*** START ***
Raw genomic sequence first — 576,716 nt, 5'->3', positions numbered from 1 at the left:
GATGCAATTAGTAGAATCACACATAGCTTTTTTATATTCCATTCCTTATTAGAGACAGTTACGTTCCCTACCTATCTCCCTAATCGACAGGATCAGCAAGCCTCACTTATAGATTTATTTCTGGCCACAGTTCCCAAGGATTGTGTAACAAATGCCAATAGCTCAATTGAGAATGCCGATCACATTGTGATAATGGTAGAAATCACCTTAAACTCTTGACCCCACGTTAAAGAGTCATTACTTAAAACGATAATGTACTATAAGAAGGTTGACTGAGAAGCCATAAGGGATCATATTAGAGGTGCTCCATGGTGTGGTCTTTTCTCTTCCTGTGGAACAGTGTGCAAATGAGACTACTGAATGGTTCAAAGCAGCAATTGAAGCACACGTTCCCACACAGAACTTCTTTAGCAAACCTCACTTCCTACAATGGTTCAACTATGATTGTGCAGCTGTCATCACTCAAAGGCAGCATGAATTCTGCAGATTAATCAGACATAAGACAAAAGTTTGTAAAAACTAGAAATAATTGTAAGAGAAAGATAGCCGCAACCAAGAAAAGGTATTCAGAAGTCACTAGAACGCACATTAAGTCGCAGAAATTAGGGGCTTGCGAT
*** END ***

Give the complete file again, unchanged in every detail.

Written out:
Raw genomic sequence first — 576,716 nt, 5'->3', positions numbered from 1 at the left:
GATGCAATTAGTAGAATCACACATAGCTTTTTTATATTCCATTCCTTATTAGAGACAGTTACGTTCCCTACCTATCTCCCTAATCGACAGGATCAGCAAGCCTCACTTATAGATTTATTTCTGGCCACAGTTCCCAAGGATTGTGTAACAAATGCCAATAGCTCAATTGAGAATGCCGATCACATTGTGATAATGGTAGAAATCACCTTAAACTCTTGACCCCACGTTAAAGAGTCATTACTTAAAACGATAATGTACTATAAGAAGGTTGACTGAGAAGCCATAAGGGATCATATTAGAGGTGCTCCATGGTGTGGTCTTTTCTCTTCCTGTGGAACAGTGTGCAAATGAGACTACTGAATGGTTCAAAGCAGCAATTGAAGCACACGTTCCCACACAGAACTTCTTTAGCAAACCTCACTTCCTACAATGGTTCAACTATGATTGTGCAGCTGTCATCACTCAAAGGCAGCATGAATTCTGCAGATTAATCAGACATAAGACAAAAGTTTGTAAAAACTAGAAATAATTGTAAGAGAAAGATAGCCGCAACCAAGAAAAGGTATTCAGAAGTCACTAGAACGCACATTAAGTCGCAGAAATTAGGGGCTTGCGAT